Arts, Culture & Media

John Cleese, of Monty Python fame, joins George Clooney in attacking The Daily Mail

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REUTERS/Bjorn Sigurdson

John Cleese performs during a dress rehearsal of his one man show in 2009.

Earlier this week, George Clooney wrote an angry rebuttal to a Daily Mail piece concerning his fiancée's family. Now, writer and actor John Cleese — best known as a member of the comedy troupe, Monty Python — has come forward with his own criticism of The Daily Mail.

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"It's not just a precious selection of actors. All over Britain, people are appalled by this paper," he told PRI. "And yet, for some reason, they continue to read it, and I think it's because they simply do not realize that it lies."

He says he was "elated" by Clooney's candid op-ed in USA Today. "It's finally beginning to get this out of this murk — where there is no light and no knowledge — into the public domain."

Cleese is no stranger to the tabloid's scathing headlines. One from last month reads, "End of the road for those silly walks: John Cleese can’t perform Monty Python stunt anymore because he has a dodgy knee." Also, according to Cleese, the paper had previously falsified information about his relationship with his ex-wife.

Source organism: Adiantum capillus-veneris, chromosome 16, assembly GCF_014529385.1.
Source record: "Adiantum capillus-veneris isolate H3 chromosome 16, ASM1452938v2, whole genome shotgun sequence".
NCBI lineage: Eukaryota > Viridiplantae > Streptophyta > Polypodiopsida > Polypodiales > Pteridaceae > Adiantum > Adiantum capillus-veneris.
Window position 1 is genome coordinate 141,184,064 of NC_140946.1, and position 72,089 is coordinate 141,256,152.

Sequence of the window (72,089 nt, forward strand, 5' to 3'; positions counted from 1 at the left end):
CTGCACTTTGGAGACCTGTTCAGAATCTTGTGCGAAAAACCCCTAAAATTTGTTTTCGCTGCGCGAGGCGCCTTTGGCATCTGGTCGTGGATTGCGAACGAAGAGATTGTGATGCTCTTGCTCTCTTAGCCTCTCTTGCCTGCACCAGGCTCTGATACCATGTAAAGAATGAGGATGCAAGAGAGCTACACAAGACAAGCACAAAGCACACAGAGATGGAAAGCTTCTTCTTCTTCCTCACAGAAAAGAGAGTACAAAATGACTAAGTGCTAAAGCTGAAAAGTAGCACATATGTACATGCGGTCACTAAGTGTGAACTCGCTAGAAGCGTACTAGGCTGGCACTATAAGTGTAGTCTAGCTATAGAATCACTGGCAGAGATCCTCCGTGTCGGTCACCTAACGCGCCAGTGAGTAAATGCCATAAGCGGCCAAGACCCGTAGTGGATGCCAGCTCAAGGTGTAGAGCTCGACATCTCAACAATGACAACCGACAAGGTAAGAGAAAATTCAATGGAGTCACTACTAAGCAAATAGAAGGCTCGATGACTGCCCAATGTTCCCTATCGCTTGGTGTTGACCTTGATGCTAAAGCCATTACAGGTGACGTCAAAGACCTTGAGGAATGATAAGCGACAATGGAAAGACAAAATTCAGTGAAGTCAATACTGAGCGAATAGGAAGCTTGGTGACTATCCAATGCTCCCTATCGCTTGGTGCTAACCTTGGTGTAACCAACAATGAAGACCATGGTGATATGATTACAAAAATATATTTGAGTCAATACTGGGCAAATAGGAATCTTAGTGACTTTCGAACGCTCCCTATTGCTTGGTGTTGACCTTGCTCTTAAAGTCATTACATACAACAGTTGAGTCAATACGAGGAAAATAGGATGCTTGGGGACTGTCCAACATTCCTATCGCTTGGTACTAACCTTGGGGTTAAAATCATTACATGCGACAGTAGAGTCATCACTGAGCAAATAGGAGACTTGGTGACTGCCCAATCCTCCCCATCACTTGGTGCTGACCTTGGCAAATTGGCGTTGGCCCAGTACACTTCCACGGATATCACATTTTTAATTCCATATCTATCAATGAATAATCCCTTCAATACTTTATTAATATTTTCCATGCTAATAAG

Cleese sees no point in directly responding to the paper’s personal attacks against him. Rather, he argues that its journalism is reflective of a "conspiracy of silence which enables The Mail to get away with the most dishonest, amateur and untrustworthy kind of news reporting.”

The Daily Mail is just one component of Britain’s nefarious tabloid culture. In 2012, the News International phone-hacking scandal and subsequent Leveson Inquiry exposed just how far British tabloid journalists would go for a story.

In response to the scandal, Hacked Off was founded, a campaign that advocates for “a free and accountable press.” The cause is supported by a number of British celebrities who claim to have been victimized by tabloids, including Hugh Grant, Stephen Fry, J.K. Rowling, Emma Watson — and Cleese.

"I don't see how a democracy can function if there isn't reasonably clear, honest and accurate information out there,” Cleese said.

For some, this bitter judgment may seem out of character for a man better known as a civil servant in the Ministry of Silly Walks.

“I’m not silly all the time. I’m mainly silly for money,” he explained. “Otherwise, I’m just an ordinary, lower middle class, fairly well-educated guy who’s fairly appalled by the standards of what used to be called Fleet Street.”

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